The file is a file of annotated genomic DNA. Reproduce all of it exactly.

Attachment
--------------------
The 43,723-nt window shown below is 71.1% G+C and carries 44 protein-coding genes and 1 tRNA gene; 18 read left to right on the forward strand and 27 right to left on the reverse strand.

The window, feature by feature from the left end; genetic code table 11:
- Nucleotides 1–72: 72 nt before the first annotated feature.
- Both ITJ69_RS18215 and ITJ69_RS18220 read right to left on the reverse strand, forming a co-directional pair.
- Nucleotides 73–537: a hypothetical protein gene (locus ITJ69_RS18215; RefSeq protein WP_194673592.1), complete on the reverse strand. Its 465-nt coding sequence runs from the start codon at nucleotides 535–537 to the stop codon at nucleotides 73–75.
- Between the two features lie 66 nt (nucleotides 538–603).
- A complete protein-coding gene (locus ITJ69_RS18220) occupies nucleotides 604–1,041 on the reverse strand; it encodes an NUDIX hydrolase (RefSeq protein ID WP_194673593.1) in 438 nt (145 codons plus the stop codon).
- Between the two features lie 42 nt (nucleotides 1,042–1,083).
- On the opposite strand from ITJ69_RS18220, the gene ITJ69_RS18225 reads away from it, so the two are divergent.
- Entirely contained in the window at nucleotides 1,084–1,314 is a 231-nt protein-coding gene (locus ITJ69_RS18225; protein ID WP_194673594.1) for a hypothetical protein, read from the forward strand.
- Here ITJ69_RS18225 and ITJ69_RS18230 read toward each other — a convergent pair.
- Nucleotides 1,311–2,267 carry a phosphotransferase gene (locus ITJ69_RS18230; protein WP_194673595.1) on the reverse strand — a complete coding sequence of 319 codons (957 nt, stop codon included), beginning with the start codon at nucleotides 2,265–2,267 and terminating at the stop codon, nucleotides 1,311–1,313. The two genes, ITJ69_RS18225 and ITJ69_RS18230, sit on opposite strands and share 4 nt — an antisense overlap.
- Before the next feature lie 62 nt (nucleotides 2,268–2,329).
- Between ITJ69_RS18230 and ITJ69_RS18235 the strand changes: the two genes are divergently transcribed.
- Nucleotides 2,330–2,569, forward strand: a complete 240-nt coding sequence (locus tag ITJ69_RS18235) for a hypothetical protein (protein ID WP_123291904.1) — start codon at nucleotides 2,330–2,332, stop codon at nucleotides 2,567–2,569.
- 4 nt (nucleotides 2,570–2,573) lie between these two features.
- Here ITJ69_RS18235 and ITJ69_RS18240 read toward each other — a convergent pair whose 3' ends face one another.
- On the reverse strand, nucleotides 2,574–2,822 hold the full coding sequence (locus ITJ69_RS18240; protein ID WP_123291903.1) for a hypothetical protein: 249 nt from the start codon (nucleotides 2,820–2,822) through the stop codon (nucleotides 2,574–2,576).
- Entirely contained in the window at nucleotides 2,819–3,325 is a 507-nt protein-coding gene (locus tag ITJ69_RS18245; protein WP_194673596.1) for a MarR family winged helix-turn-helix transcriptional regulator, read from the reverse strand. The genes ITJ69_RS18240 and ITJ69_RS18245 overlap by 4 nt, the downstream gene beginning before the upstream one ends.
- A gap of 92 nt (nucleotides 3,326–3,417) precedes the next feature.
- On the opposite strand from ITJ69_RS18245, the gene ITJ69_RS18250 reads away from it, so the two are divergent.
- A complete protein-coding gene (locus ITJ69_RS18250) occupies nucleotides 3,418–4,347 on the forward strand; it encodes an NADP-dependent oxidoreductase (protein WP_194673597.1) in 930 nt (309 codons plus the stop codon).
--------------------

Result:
The 43,723-nt window shown below is 71.1% G+C and carries 44 protein-coding genes and 1 tRNA gene; 18 read left to right on the forward strand and 27 right to left on the reverse strand.

The window, feature by feature from the left end; genetic code table 11:
- Nucleotides 1–72: 72 nt before the first annotated feature.
- Both ITJ69_RS18215 and ITJ69_RS18220 read right to left on the reverse strand, forming a co-directional pair.
- Nucleotides 73–537: a hypothetical protein gene (locus ITJ69_RS18215; RefSeq protein WP_194673592.1), complete on the reverse strand. Its 465-nt coding sequence runs from the start codon at nucleotides 535–537 to the stop codon at nucleotides 73–75.
- Between the two features lie 66 nt (nucleotides 538–603).
- A complete protein-coding gene (locus ITJ69_RS18220) occupies nucleotides 604–1,041 on the reverse strand; it encodes an NUDIX hydrolase (RefSeq protein ID WP_194673593.1) in 438 nt (145 codons plus the stop codon).
- Between the two features lie 42 nt (nucleotides 1,042–1,083).
- On the opposite strand from ITJ69_RS18220, the gene ITJ69_RS18225 reads away from it, so the two are divergent.
- Entirely contained in the window at nucleotides 1,084–1,314 is a 231-nt protein-coding gene (locus ITJ69_RS18225; protein ID WP_194673594.1) for a hypothetical protein, read from the forward strand.
- Here ITJ69_RS18225 and ITJ69_RS18230 read toward each other — a convergent pair.
- Nucleotides 1,311–2,267 carry a phosphotransferase gene (locus ITJ69_RS18230; protein WP_194673595.1) on the reverse strand — a complete coding sequence of 319 codons (957 nt, stop codon included), beginning with the start codon at nucleotides 2,265–2,267 and terminating at the stop codon, nucleotides 1,311–1,313. The two genes, ITJ69_RS18225 and ITJ69_RS18230, sit on opposite strands and share 4 nt — an antisense overlap.
- Before the next feature lie 62 nt (nucleotides 2,268–2,329).
- Between ITJ69_RS18230 and ITJ69_RS18235 the strand changes: the two genes are divergently transcribed.
- Nucleotides 2,330–2,569, forward strand: a complete 240-nt coding sequence (locus tag ITJ69_RS18235) for a hypothetical protein (protein ID WP_123291904.1) — start codon at nucleotides 2,330–2,332, stop codon at nucleotides 2,567–2,569.
- 4 nt (nucleotides 2,570–2,573) lie between these two features.
- Here ITJ69_RS18235 and ITJ69_RS18240 read toward each other — a convergent pair whose 3' ends face one another.
- On the reverse strand, nucleotides 2,574–2,822 hold the full coding sequence (locus ITJ69_RS18240; protein ID WP_123291903.1) for a hypothetical protein: 249 nt from the start codon (nucleotides 2,820–2,822) through the stop codon (nucleotides 2,574–2,576).
- Entirely contained in the window at nucleotides 2,819–3,325 is a 507-nt protein-coding gene (locus tag ITJ69_RS18245; protein WP_194673596.1) for a MarR family winged helix-turn-helix transcriptional regulator, read from the reverse strand. The genes ITJ69_RS18240 and ITJ69_RS18245 overlap by 4 nt, the downstream gene beginning before the upstream one ends.
- A gap of 92 nt (nucleotides 3,326–3,417) precedes the next feature.
- On the opposite strand from ITJ69_RS18245, the gene ITJ69_RS18250 reads away from it, so the two are divergent.
- A complete protein-coding gene (locus ITJ69_RS18250) occupies nucleotides 3,418–4,347 on the forward strand; it encodes an NADP-dependent oxidoreductase (protein WP_194673597.1) in 930 nt (309 codons plus the stop codon).